It is important to have a house inspection before you purchase a property. If you’re getting a loan, the lender may even require you to get an inspection as part of your contract. A home inspection can help you better understand any structural or mechanical issues that are present.
Your real estate agent may suggest an inspector, but it's important to do your own research before agreeing to hire one. Fees may vary, but on average, you can expect to pay anywhere from $300 to $450 for an inspection, with larger houses having higher prices.
Don’t Get Pressured Into Anything
It’s important not to allow yourself to be pressured into any sale. Not every agent has your best interests at heart, and some are not above trying to cause panic and anxiety to make a sale and earn their commission. Until you sign the paperwork, you are under no obligation to purchase a house, no matter how many properties you have been shown.
If you are feeling pressured to make a purchase you are not comfortable with, walk away. If your agent is part of an agency, you may want to consider filing a complaint with their supervisor.
Consider Flooding Potential
Once you’ve found a house you like, determine whether or not it lies in a floodplain. The closer the house is to water, the greater the chance there may be flooding during storms. Even if the house isn't near water, the property itself may be prone to collecting it, especially in the basement.
Houses in a floodplain require special insurance, which means they’re pricier on a monthly basis as well as in the event of a disaster. Other dangers to be aware of include tornadoes and especially seasonal fires.
Decide If Buying a Fixer-Upper Will Save You Money or Not
For some of us, the idea of a fixer-upper is a total thrill. You can buy a house that’s basically a shell and build it up from the floor, making it precisely what you want in practically every way — assuming the house has good bones.
While a fixer-upper can save money in the long run, it will cost more in time, and there’s always the possibility that it needs more work than you anticipated. To be safe, you should have a significant savings reserve to deal with any unexpected expenses.
As they say, location, location, location. A beautiful home can be found in just about any neighborhood. Because of that, choosing a neighborhood to search in may be even more important than the particular house you.
Before you make any commitments to a house, be sure to get to know the neighborhood you’re considering moving to. Do you feel safe and comfortable in the community? Are the schools the kind you’d want to send your kids — or future kids — to?
Make Sure the Inspections Involve Checking For Asbestos, Mold and Radon
When you have the property inspected, make sure there are no traces of asbestos, radon or mold. Asbestos was a frequently used building material up until 1977, and this cancerous material can cause the cost of repairs to skyrocket while destroying the resale value.
Radon is an invisible and odorless gas that can be present in both air and water, and the tests for radon are much cheaper than the cost of removal, which can easily be thousands of dollars. Additionally, mold is a health hazard that should be checked for and removed by the seller.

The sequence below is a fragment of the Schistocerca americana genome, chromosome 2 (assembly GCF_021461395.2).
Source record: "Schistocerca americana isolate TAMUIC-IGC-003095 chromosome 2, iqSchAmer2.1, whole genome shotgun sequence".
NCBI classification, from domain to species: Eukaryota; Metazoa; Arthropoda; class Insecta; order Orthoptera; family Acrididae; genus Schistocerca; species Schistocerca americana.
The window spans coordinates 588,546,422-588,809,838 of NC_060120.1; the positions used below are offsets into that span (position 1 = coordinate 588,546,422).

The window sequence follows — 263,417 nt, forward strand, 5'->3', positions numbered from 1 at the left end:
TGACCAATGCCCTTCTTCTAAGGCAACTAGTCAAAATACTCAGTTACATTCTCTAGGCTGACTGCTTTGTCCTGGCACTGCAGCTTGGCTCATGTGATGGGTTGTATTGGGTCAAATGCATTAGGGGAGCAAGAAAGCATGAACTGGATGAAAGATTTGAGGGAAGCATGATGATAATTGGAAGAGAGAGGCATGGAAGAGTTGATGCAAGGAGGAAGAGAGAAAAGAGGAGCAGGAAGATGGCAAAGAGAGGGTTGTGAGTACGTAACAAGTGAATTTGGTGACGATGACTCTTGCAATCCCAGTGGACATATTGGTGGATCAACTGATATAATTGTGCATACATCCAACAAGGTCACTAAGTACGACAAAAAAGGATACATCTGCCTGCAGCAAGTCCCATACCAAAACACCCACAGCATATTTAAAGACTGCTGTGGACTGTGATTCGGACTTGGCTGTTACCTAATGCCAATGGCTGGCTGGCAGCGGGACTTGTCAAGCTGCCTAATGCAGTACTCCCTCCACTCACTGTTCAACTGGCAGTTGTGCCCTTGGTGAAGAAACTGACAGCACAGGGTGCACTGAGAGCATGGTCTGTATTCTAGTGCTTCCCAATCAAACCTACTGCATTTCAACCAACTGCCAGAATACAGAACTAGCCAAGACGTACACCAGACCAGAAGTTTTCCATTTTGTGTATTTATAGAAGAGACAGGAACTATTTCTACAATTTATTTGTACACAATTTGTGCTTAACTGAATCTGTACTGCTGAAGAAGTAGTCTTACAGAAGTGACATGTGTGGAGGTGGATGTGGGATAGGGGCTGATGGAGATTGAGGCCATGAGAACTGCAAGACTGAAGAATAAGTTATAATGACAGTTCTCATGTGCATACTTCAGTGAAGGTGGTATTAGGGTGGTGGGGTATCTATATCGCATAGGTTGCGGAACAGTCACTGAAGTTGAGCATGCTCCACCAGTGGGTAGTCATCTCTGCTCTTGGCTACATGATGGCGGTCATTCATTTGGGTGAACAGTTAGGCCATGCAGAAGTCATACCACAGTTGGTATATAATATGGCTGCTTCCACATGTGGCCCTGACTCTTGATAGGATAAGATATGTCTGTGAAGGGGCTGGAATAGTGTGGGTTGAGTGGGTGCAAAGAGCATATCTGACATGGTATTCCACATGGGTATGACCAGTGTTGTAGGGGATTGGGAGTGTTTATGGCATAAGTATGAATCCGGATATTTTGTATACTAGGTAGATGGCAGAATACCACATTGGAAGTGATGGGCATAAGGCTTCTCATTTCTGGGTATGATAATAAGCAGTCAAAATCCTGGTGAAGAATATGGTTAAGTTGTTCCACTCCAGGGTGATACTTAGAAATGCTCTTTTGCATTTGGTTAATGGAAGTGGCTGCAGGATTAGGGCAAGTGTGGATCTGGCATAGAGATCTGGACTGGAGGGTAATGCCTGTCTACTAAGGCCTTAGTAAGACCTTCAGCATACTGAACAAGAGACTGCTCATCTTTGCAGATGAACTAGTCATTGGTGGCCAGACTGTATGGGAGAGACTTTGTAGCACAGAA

Don’t Settle for the First House You Like
While it can be tempting to settle for the first house whose picture you love, it’s important to see the house in person and scout out what the neighborhood is like. Make sure you have a priority list of qualities that you need in a house and the surrounding neighborhood.
Once you tour the houses and drive around each neighborhood, take extensive notes so you know what you enjoyed, how you could use particular unique aspects to meet your needs, and more. While each house seems distinct in the beginning, they blend together quickly.
Remember to Negotiate Repairs
As noted previously, you’ll probably need and want a home inspection. If it reveals a need for any repairs, speak with the agent who is brokering the deal. Depending on the repairs needed on the property, it’s possible to get the repairs thrown into your contract with the seller.
What usually happens is either the seller will agree to pay to have the repairs done or they’ll lower the price of the house accordingly. Depending on the nature and cost of the repairs, either one could be in your or the seller’s best interests, so you’ll need to negotiate to find a solution.
Understand the Homeowners Association
Before purchasing a house, you should determine if the property is governed by a homeowners association. Not all houses are part one, but some are, and they can vary wildly in their implications for you, so it’s important to know what you are getting into.
Most homeowners associations have similar requirements, such as annual dues and having to wait for the association to provide maintenance to common areas. However, the particulars of the association and the personalities of the people involved may cause problems for you down the road, so it’s important to do your homework. One of the fastest ways to find out the quality of the group is to talk to people already living in the area.
Make the Right Offer on the House You Love
An important step to getting the house of your dreams is making an offer the seller accepts. After finding the right place, your agent can help prepare the offer package. This package should include your offer, proof of funds, a copy of your pre-approval letter, terms and ideally a personal letter.
In most situations, a seller has 24 hours to make a counteroffer, and the two of you go back and forth until an agreement is made or one of you walks away. Once you decide on that, the next step is signing a purchase agreement and making a deposit on the house. It’s important to make sure any offer you sign includes contingency clauses in case unexpected issues arise.